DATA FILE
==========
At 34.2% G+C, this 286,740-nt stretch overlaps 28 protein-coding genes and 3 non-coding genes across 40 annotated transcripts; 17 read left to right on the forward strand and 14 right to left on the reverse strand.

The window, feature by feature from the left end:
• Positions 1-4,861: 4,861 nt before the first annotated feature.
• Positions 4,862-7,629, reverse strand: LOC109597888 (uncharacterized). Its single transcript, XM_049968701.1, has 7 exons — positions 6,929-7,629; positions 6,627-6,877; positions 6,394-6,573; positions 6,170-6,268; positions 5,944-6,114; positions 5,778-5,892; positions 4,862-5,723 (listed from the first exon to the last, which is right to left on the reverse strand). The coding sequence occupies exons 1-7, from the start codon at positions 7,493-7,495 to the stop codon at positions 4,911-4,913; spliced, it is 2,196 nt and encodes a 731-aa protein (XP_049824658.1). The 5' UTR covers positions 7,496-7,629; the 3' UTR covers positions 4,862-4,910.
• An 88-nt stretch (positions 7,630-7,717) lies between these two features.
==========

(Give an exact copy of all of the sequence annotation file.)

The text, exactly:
At 34.2% G+C, this 286,740-nt stretch overlaps 28 protein-coding genes and 3 non-coding genes across 40 annotated transcripts; 17 read left to right on the forward strand and 14 right to left on the reverse strand.

The window, feature by feature from the left end:
• Positions 1-4,861: 4,861 nt before the first annotated feature.
• Positions 4,862-7,629, reverse strand: LOC109597888 (uncharacterized). Its single transcript, XM_049968701.1, has 7 exons — positions 6,929-7,629; positions 6,627-6,877; positions 6,394-6,573; positions 6,170-6,268; positions 5,944-6,114; positions 5,778-5,892; positions 4,862-5,723 (listed from the first exon to the last, which is right to left on the reverse strand). The coding sequence occupies exons 1-7, from the start codon at positions 7,493-7,495 to the stop codon at positions 4,911-4,913; spliced, it is 2,196 nt and encodes a 731-aa protein (XP_049824658.1). The 5' UTR covers positions 7,496-7,629; the 3' UTR covers positions 4,862-4,910.
• An 88-nt stretch (positions 7,630-7,717) lies between these two features.